Cancer taboos tackled in new musical

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A Chichester academic is using his own experiences to tackle the taboos surrounding cancer in a new musical.

The harsh realities of cancer and often-overlooked experiences of invasive treatment have plagued Brian Lobel since he himself was diagnosed with the illness on his 20th birthday. Now, he is attempting to change the overwhelming perception of the disease with his new show A Pacifist’s Guide to the War on Cancer.

Brian said: “Behind the pink ribbons and poster campaigns the harsh reality of cancer is laid bare: the waiting rooms and chemo suites, the changed bodies, the family pressures and financial worries.”

The truth behind the fears, disappointments and experiences is now the narrative of the new production at the National Theatre in London.

“But this is unlike any other show on the UK circuit. The all-singing, all-dancing musical is a self-confessed and rip-roaring - albeit heartbreaking - celebration of ordinary life and death that scratches at the battle metaphors of cancer to reveal what really lies beneath.

“Despite the overabundance of charities, research campaigns, ribbons, and bracelets, so little is known about what it actually means to have cancer,” says Brian, co-writer of A Pacifist’s Guide and a senior lecturer of performing arts at the University of Chichester. “The show is about provoking social change by demystifying the experience of the word cancer, the reality of the illness, and how we can talk openly about it with friends and family.”

Dr Lobel is himself a survivor of cancer who has used his personal experiences to challenge the illness. In the 15 years since his stage-three metastatic testicular cancer diagnosis he has become a critical voice of patient care.

“I was one month past my twentieth birthday and I had cancer,” he says. “Exposed to clinical examination I understood what it felt like to be objectified, judged, based on my appearance, and to have expectations placed on me based on my diagnosis.”

The intrusive experiences of being a patient prodded and poked by doctors became the foundation of a career built on pioneering theatre that is fascinated with how cancer, and the fragility created by a diagnosis, is received by friends, family, and a society as a whole. “People are deeply uncomfortable to talk about illness and particularly cancer,” adds Dr Lobel.

“It remains under-examined but publically over-discussed, when compared with other serious illnesses, yet we as a society are terrible at addressing it. One in three of us will get cancer in our lifetime.”

The invasive therapy experienced at a hospital which, at the time, was treating former cycling champion Lance Armstrong during his own cancer battle inspired Dr Lobel’s book and subsequent performance BALL & Other Funny Stories About Cancer. This, about the misconception that survivors are often bigger, stronger, and live more fulfilled lives after treatment, later developed into a novel and successive musical A Pacifist’s Guide.

Brian landed a two-year public engagement Fellowship with the Wellcome Trust to develop his ideas. “Cancer theatre mostly examines diagnosis, or hair loss, or therapy as plot points which create a transformative narrative,” adds Dr Lobel, “but A Pacifist’s Guide explores these areas in depth to understand the experiences of the patients themselves.”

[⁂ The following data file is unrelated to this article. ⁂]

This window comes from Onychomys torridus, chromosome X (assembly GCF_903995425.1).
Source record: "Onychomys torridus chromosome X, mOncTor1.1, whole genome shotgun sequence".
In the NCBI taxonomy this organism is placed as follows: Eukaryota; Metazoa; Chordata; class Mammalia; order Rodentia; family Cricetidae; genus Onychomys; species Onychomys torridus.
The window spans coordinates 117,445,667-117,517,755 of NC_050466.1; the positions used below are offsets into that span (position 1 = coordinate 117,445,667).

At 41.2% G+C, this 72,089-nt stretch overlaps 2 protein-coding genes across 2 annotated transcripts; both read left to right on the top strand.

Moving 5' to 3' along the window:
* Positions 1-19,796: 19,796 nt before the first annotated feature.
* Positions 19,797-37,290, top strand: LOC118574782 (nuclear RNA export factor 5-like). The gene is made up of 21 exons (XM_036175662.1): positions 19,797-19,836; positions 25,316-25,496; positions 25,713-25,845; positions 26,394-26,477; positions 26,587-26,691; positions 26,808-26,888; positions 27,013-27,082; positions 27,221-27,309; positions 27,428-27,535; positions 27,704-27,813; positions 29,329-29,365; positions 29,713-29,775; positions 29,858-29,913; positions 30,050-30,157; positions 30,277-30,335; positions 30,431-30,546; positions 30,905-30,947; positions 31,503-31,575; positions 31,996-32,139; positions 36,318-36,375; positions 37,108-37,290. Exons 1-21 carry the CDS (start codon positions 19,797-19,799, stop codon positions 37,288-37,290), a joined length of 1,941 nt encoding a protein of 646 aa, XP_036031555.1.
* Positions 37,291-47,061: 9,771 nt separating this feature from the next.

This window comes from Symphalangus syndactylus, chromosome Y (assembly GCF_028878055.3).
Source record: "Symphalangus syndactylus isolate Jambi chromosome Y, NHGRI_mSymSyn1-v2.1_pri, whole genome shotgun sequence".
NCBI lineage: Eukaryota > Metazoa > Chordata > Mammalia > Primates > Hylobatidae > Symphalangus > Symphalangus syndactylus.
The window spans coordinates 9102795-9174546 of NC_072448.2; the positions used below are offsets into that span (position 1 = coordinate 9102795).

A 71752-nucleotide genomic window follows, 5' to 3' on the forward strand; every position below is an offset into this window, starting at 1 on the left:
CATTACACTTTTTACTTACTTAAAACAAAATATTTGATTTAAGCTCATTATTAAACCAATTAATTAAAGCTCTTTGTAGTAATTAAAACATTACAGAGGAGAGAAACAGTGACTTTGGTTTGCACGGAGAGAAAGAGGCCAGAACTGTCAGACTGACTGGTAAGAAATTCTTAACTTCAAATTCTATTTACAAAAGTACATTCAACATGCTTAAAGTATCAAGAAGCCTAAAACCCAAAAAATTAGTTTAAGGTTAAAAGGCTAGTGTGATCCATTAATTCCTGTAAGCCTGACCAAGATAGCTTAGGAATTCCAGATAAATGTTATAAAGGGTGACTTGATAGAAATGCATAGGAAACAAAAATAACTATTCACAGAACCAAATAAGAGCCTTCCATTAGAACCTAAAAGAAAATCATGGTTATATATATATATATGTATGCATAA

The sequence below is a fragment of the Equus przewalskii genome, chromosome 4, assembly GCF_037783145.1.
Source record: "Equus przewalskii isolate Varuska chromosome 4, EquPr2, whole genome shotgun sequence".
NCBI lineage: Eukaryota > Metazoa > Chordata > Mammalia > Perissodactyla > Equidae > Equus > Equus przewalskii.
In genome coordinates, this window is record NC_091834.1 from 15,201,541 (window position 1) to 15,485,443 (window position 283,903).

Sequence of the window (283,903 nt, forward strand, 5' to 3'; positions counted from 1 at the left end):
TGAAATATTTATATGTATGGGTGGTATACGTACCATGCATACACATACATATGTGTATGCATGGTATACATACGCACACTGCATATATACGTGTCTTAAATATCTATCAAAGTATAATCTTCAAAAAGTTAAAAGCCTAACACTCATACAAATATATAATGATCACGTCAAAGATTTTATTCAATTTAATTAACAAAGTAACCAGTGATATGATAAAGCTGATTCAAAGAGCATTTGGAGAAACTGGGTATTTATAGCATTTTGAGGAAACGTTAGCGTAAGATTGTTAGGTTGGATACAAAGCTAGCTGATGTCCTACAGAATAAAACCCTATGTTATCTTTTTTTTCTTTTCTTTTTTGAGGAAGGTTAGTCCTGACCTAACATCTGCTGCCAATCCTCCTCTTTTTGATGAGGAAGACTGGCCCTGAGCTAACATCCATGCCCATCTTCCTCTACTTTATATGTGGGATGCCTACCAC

The book and musical has been created by director and performance artist Bryony Kimmings whose work rivals Brian’s with its focus on outlandish social experiments - including retracing an STI to its source and spending a week intoxicated in a controlled environment - and includes composer Tom Parkinson.

A Pacifist’s Guide has been co-produced by touring company Complicite: “It was in 2013 that Judith Dimant first approached Bryony to start a collaboration after watching one of her shows. Between that moment and the day they met, just three weeks later, Judith was diagnosed with breast cancer. Just like that. Out of nowhere. And so they began a very different conversation.

“In my experience, when we visit someone with cancer, we see them for an hour and then leave - A Pacifist’s Guide is about the other 23 hours of their day,” Brian adds. “Each character is taken from real interviewees whose cancer experiences have been disregarded by stories about ‘inspirational’ celebrity survivors, genetic testing, and the denial of death.”

The show has, since its debut at the National Theatre, been applauded by audiences and critics. The University of Chichester senior lecturer himself hopes it will change the current conversation of cancer – and its complicated realities – to one which openly accepts talk of fragility and living with a diagnosis.

“A musical will not solve cancer and the reality of living with the disease but, for those facing the illness, it can be good to talk openly and in a different environment,” he adds. “It is challenging for the audience but, I hope, it is an opportunity for those with experience of cancer or series illnesses to feel their story is told in its truth and entirety - one far away from that inspirational Hollywood story which always seemed so false.”

A Pacifist’s Guide to the War on Cancer will run at London’s National Theatre until November 29. To find out more about the musical visit www.nationaltheatre.org.uk or, alternatively, for more about Dr Lobel and his work go to www.chi.ac.uk/staff/dr-brian-lobel.

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